Advocates for a smoke-free British Columbia
June 19, 2015

Powell River rental caretakers converting their building to 100% smoke-free starting January 1, 2016

Lyndell Klassen and Paul Leblanc's Story

“People kept complaining about the smoke, so we’re going to be officially smoke-free starting January first,” started Lyndell Klassen and Paul Leblanc, caretakers for a local apartment building in Powell River.
The government of BC officially proclaimed June 2015 as "Smoke-Free Multi-Unit Housing" month. For resources and more information, go to
Klassen and Leblanc have been receiving complaints from various tenants about the smoke-smell lingering in the hallways. “We have both cigarette and marijuana smokers; the smells linger and bother a lot of people,” explained Leblanc.
Coastal Health Authority became involved and worked with the building owners to evict a tenant who wasn’t willing to abide with the no smoking regulations. “We had many meetings and discussed various options, but it came down to doing what was best for the majority of our tenants. In this case, that meant evicting the tenant who was in violation of our no-smoke policy,” said Leblanc.
There are currently 15 smokers out of the apartment building of 58, many who have been living in their units for multiple years.
“We’ve been putting up signs and notifying people about the changes to become a smoke-free building starting January first,” continued Leblanc. “Of course we will have to grandfather in some tenants who smoke, but we’ll do our best to encourage them to smoke elsewhere and ensure all new tenants sign on to our smoke-free policy. In the long run it will save a lot of headache and hassles in the future to have this stipulation in place before more issues arise.”
According to health advocates the BC Lung Association and the Heart and Stroke Foundation, smoke-free apartments are gaining momentum as more and more families want to live in 100% smoke-free environments. In fact, a 2013 Angus Reid survey of 833 residents living in multi-unit dwellings, confirmed that nearly two thirds of residents prefer to live in a building that is completely smoke-free. 
Hugh Turner, a landlord in Victoria who owns multiple apartment buildings, switched all his buildings to smoke-free status six years ago when he learned it was legal to do. “It’s good for tenants and it’s good for our bottom line. Plus it was easy to do.” Like many landlords in BC, Turner recognized the huge demand for smoke-free housing, as well as the obvious cost savings, and hasn’t looked back.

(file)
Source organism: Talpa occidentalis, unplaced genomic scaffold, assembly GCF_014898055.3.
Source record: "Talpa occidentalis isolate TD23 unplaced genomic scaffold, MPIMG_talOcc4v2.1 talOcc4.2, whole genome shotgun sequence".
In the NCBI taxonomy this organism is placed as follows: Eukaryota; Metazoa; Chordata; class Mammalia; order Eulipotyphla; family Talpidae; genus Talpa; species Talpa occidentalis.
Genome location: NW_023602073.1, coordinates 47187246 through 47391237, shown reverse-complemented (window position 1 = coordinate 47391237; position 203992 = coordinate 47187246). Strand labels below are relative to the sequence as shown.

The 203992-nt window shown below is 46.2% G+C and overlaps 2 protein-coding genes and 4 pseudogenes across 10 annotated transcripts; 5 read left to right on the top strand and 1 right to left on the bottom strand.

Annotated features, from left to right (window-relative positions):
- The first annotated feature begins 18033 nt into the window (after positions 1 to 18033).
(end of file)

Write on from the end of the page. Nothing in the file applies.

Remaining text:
Proactive landlords who have made the switch to smoke-free buildings are simply finding the benefits too great to ignore:
  • Saves you money by reducing cleaning, repair and maintenance costs. 
  • Reduces complaints from tenants: 50% of residents living in multi-unit dwellings have experienced smoke infiltrating their homes from neighbouring units. 
  • Reduces the risk of fires: Tobacco materials are the #1 source of fatal residential fires in BC.
  • Offers a safer, healthier and cleaner indoor environment for residents.
  • Protects against litigation by tenants seeking relief from disabilities aggravated by second-hand smoke.
  • Is non-discriminatory. They don’t exclude people who smoke, but simply require that they comply with the no-smoking policy.
  • A greener path to a greener building. For LEED certification, buildings must have a no-smoking policy.
“British Columbians are used to smoke-free environments at work, in restaurants and bars, in public places, as well as outdoor parks and beaches. And we want the same protections in our homes.” said Scott McDonald, CEO of the BC Lung Association.
Once landlords go smoke-free they’re hooked – on the benefits that is. “It’s one of the easiest things you can do to protect your investment, reduce fires and clean-up costs, protect resident health, and reduce complaints of second-hand smoke from frustrated tenants.” says Tyler Davis, Property Manager, Vancouver Management Ltd.
According to the Canadian Tobacco, Alcohol and Drugs Survey, the BC Smoking rate is 11.4 percent, the lowest rate in the country.  If landlords are concerned about vacancies, look to this growing population of prospective tenants who view smoke-free homes as an attractive and non-negotiable amenity. 
For information on how to make your building smoke-free visit
For help with quitting smoking, visit or call the helpline for one-on-one support at 1-877-455-2233.  
The Heart and Stroke Foundation (B.C. & Yukon) and the BC Lung Association work together to raise public awareness about the serious health risks of exposure to second-hand smoke and to advocate for smoke-free environments. 
Media Contacts
  • Jack Boomer

    Director, Clean Air Coalition of BC
    T 250 721 4268
    C 250 589 4268